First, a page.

Well, we shall see. I've Kindled it up, it's a short book (under 200pp), and I feel daring.
Simona Bartolotta
"Dio Onnipotente, mi dispiace di essere diventato ateo, ma hai mai letto Nietzsche?!"

Esistono libri belli per lo stile con cui sono stati scritti.
Esistono libri belli per le storie che raccontano.
Esistono libri belli per i personaggi di cui parlano.
Esistono libri belli per i messaggi che trasmettono.
Ma questo è l'unico libro del quale ho potuto afferrare la bellezza grazie al titolo ed al prologo.

Perché il romanzo in sé forse non sarebbe poi nulla di particolare: un aspirante scrittore, statunit
- Ho voglia di Fanta, ma', comprami la Fanta! -
- Eh beh, dopo aver letto Fante giustamente la signorina ha voglia di Fanta. -
- Ahah. -

E poi feci una faccia da "questa era pessima".
Ma non ho nulla da rimproverare all'autore di questa battuta, nonché mio amico. Io faccio battute da far cadere le braccia tanto sono pessime.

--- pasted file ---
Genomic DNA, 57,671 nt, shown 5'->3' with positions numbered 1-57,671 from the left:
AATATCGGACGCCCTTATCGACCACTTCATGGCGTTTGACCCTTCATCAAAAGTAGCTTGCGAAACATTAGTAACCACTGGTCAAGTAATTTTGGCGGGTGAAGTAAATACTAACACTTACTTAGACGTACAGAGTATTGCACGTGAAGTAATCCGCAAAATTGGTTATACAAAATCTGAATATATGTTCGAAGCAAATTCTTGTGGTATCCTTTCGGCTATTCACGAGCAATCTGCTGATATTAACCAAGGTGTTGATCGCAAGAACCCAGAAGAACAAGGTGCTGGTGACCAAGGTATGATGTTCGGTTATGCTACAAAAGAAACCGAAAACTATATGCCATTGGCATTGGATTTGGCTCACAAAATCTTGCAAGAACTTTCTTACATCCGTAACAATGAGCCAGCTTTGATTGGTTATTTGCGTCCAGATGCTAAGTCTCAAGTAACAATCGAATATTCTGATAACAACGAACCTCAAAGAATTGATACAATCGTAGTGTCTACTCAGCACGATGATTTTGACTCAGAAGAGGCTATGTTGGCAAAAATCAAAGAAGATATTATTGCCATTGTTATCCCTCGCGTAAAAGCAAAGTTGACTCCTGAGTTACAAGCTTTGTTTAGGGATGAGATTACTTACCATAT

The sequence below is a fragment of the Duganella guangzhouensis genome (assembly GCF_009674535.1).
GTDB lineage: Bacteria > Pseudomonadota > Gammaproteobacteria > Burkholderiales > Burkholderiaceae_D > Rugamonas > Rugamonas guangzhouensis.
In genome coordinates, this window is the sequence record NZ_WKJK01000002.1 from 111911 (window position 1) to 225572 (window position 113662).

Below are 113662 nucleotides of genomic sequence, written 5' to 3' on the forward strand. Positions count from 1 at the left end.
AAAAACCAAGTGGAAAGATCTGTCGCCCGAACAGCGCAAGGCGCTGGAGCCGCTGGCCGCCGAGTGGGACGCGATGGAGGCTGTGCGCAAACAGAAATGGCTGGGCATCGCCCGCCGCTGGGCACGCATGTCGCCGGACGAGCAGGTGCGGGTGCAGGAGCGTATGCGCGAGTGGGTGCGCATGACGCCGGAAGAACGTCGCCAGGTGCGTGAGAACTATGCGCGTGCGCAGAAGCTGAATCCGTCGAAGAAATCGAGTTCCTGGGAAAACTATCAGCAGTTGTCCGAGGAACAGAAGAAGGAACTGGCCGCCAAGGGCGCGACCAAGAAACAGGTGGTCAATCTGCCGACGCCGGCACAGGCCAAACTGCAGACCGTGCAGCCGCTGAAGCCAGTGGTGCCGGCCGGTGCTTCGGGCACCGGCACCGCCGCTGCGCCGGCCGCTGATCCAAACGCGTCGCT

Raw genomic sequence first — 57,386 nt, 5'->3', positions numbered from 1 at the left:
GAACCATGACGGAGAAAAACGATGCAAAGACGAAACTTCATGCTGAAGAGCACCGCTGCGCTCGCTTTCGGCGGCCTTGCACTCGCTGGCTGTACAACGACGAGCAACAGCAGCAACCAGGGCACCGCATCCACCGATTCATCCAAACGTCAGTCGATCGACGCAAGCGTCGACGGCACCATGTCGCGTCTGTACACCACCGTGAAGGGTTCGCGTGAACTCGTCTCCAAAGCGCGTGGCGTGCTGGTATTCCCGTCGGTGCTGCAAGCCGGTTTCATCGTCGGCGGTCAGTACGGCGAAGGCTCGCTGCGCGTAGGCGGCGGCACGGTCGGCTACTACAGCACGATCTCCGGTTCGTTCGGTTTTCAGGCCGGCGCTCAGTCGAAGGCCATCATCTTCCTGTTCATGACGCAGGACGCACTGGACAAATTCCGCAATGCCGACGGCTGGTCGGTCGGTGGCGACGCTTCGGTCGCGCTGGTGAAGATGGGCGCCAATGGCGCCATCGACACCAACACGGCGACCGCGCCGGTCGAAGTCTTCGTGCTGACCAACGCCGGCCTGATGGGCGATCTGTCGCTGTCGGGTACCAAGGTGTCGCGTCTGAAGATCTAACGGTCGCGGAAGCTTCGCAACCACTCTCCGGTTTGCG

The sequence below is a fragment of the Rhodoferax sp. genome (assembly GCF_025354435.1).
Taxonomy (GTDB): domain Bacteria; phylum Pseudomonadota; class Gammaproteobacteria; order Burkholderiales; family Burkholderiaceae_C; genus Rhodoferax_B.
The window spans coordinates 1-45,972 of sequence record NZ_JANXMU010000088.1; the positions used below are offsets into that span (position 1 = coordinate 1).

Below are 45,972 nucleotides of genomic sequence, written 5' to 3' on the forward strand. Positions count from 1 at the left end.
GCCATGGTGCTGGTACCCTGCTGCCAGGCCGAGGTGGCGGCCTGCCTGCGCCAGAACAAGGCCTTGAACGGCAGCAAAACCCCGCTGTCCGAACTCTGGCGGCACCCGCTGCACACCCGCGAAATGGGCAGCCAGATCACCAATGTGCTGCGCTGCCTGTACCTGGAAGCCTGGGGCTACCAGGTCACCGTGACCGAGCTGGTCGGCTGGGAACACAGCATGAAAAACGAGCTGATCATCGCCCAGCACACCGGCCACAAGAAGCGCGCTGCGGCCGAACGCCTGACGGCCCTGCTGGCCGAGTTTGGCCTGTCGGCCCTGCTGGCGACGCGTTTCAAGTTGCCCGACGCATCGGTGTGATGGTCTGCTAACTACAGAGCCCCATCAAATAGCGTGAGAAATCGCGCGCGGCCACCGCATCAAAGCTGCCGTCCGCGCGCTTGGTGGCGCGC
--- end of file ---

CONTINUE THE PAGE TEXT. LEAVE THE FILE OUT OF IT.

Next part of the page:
Sorvoliamo sulla brutta copertina della Marcos y Marcos e parliamo del contenuto.
La lettura di questo libro si è aperta con urletto da parte della sottoscritta da far sconcert
Fuck this book. "I acted like a racist douchebag toward a girl I like/hate because I've experienced racism myself, and then I sexually assualted her. Later, I felt sad she was gone forever." Arturo Bandini writes charmingly, and the setting and (non)plot are super inviting, but Jesus Christ, I expected so much more from a press (Black Sparrow) that's supposed to be cool and an author with such an old-timey mystique. Fuck this.
Arturo Bandini tem vinte anos e chega a Los Angeles sem nada de seu além do sonho de ser escritor. Vive num quarto alugado e alimenta-se de laranjas que guarda debaixo da cama. Nas suas deambulações pela cidade conhece Camilla - uma empregada de bar, apaixonada por quem não deve. Arturo quer conquistar Camilla mas, por ingenuidade ou medo, acaba sempre a ser arrogante e estúpido. Embora seja cruel com as palavras é de extrema generosidade com as acções; ao contrário de Camilla. E o que se faz te ...more
Ecco, è in questi casi in cui ci si imbatte in qualcuno, una persona, che è talmente importante che decidi seduta stante che essa farà parte della tua vita per sempre, perché non sarebbe possibile pensare a un possibile contrario, e perché anche se fosse possibile sarebbe comunque già troppo tardi. John Fante è stata la mia miglior scoperta dell'anno e gli sarò grata di aver scritto, per tutta la vita. E sono seria, perché ci sono affermazioni che non possono smentirsi e nè essere smentite. E co ...more